"It's hard to explain how ruthless he is," Ahmed said. "It's frustrating to see what he's done and for the world to shrug it off."

Sometimes, he allows himself images in his head of his first meeting with his father. More than anything, he just wants to look at him, feel him. He wonders whether his father will be able to recognize his little boy.

But the images from Libya on television quickly remind him of Gadhafi's police state. And Ahmed returns to reality.

"What if he did pass?" he said.

What if, after all this time, the family is shattered all over again?

The disappearance of their father 20 years ago has haunted brothers Ahmed, left, and Youcif Almegaryaf.
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« Reply #12 on: February 25, 2011, 07:13:48 pm »

The BBC's Jeremy Bowen reporting from Tripoli says the uprising is spreading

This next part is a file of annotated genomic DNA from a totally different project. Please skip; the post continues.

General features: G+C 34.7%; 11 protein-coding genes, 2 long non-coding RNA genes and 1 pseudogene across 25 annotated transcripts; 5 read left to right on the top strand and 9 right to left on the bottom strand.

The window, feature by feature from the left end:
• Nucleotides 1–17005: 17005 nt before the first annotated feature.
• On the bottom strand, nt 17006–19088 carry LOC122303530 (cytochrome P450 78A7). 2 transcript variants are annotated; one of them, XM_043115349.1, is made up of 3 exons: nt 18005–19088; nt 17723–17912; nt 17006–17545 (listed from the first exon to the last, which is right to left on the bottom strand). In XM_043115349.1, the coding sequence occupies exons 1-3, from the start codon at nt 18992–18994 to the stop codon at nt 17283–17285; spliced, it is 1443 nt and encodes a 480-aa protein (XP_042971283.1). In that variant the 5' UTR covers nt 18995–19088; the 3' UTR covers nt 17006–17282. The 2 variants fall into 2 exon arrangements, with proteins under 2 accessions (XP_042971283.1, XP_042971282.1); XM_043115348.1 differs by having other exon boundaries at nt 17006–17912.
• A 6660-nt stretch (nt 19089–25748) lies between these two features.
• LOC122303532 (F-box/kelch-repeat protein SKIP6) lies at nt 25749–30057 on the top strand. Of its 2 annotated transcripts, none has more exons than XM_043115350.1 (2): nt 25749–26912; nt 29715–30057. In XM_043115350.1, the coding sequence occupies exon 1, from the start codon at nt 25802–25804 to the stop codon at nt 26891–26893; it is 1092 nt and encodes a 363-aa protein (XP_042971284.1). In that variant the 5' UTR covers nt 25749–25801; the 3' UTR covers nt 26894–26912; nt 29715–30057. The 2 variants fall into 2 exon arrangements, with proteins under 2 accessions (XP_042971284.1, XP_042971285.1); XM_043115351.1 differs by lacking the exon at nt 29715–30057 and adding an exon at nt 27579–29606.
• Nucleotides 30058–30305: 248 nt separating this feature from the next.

United Nations Secretary General Ban Ki-moon has urged the global body's Security Council to take "decisive action" over the Libya crisis.

He said violations of human rights had been carried out by Muammar Gaddafi's regime, and more than 1,000 had died.

Speaking at a meeting of the Security Council in New York, Mr Ban warned of a growing refugee and food crisis.

In Libya, reports say anti-government protesters in the capital Tripoli came under heavy gunfire on Friday.

Witnesses reported deaths and injuries as militiamen and government troops confronted protesters as they emerged from mosques following Friday prayers and started demonstrating in several areas of the city.

At the same time, Libyan state TV showed Colonel Gaddafi speaking from the Tripoli's old city ramparts, urging the crowd to arm themselves and defend the nation and its oil against the anti-Gaddafi elements who have taken control of large parts of the country.

"We shall destroy any aggression with popular will," he said. "With the armed people, when necessary we will open the weapons depots. So that all the Libyan people, all the Libyan tribes can be armed. Libya will become a red flame, a burning coal."